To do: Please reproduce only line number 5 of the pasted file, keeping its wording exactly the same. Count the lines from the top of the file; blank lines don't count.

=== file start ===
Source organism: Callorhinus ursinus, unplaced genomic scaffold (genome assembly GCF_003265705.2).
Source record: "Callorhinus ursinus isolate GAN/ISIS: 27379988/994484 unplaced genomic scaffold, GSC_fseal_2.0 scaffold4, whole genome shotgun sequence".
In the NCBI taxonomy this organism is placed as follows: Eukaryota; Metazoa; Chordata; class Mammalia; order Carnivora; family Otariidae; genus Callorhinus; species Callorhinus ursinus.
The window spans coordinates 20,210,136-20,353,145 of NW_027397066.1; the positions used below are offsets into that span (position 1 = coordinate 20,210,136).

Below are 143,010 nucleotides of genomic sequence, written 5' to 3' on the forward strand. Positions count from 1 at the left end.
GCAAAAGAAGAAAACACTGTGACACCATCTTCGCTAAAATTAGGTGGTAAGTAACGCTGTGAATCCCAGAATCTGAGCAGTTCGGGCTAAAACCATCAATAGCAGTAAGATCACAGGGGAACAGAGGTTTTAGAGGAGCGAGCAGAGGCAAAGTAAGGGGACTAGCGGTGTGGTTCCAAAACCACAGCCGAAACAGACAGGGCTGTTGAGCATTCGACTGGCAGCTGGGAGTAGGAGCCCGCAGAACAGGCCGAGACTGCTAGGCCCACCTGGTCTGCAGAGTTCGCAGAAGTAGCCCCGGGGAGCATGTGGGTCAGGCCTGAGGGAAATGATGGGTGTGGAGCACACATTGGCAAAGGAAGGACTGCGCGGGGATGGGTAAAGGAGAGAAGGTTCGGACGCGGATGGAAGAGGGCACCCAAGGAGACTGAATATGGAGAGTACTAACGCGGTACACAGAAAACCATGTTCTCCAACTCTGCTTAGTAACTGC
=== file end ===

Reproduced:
Below are 143,010 nucleotides of genomic sequence, written 5' to 3' on the forward strand. Positions count from 1 at the left end.